Breast Feeding


Very often sucking difficulties may also result from a child not getting enough milk. This is usually because the reflex, which is essential to enable the milk to come out of the breasts, is temporarily inhibited. This is the ejection/let-down reflex. It does not merely release the milk – but causes muscular contraction in the breast, which forces the milk out. This ejection reflex can be inhibited for a number of reasons. In a maternity ward, it may be because a mother is afraid or embarrassed by the unfamiliar environment or the presence of the strangers, or depressed or nervous about her motherhood or perhaps her future. The reflex is also inhibited if the mother worries too much about her milk, and lacks confidence in her ability to satisfy her infant.

Many common problems with breast-feeding result from inhibition of ejection reflex. This causes symptoms like: ‘baby fussing at the breast’, ‘baby crying again only a short time after having been fed’ or ‘the milk seems suddenly to have disappeared’.

To make a diagnosis, see if you feel tense, prickling ‘let down’ sensation beneath your nipples when the baby begins to suck. However, many successful nursing mothers do not feel these sensations in the early weeks of nursing and some large-breasted women never feel them at any time.

Your judgement of whether the reflex works properly or not may therefore have to be based on whether the baby seems to be getting milk, rather than on probing what you, the mother can feel. The ejection reflex is easily influenced by the mother’s psychological state. Hence treatment must be psychological than physical.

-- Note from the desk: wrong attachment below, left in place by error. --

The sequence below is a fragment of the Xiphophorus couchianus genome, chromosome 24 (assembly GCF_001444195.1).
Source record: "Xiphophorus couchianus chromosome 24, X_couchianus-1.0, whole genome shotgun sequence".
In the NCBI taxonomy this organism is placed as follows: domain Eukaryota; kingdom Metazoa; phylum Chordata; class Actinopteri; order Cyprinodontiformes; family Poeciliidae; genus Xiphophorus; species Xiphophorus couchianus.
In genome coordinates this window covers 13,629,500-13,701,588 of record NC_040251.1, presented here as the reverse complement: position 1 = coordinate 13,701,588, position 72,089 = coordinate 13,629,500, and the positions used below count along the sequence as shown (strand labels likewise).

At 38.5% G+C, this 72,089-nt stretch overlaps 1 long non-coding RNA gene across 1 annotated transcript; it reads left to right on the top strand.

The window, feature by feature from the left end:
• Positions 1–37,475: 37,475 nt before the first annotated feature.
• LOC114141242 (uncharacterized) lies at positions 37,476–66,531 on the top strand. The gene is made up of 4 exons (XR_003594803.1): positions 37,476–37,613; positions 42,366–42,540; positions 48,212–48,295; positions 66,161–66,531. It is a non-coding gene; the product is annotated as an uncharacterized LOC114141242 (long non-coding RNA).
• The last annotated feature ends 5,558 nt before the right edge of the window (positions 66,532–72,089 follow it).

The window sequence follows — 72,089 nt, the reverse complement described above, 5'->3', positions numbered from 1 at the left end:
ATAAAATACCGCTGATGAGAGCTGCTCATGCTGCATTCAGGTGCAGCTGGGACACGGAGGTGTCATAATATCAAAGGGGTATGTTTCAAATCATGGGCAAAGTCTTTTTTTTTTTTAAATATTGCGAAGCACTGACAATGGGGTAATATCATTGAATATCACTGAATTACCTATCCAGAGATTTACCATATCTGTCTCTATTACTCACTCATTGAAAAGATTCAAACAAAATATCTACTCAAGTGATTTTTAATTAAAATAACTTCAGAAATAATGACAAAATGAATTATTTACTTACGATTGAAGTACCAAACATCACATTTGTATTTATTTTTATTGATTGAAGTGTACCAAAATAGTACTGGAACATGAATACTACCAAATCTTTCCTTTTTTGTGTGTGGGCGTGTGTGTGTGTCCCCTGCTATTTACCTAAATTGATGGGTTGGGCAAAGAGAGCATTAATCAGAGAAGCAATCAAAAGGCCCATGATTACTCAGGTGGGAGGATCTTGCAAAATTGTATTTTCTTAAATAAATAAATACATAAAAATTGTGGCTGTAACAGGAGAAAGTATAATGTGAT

How you can help yourself:

  1. Before putting the baby to the breast, try to calm down, for instance by resting for some time, having something nice to drink, etc. This should become a ritual, repeated before each feeding session. For instance you might make a cup of tea and drink it, or lie down with closed eyes for five minutes.

  2. Be sure to sit or lie down in a comfortable position and that you can remain undisturbed.

  3. Make sure that your baby is sucking strongly, is in a good position, and not causing you pain.

  4. Routine and habits may be important. If possible you should feed in the same place each time – i.e. in a particular corner of the house, in one special chair and so on.

  5. Sometime for this kind of problem, scheduled feeding is said to be helpful. But give the baby a say in establishing the schedule according to his needs. Starting when an infant wakes up in the morning, you should feed him regularly throughout the day, for instance every two or three hours, thus ‘conditioning’ both the breasts and the infant for scheduled feeding hours.
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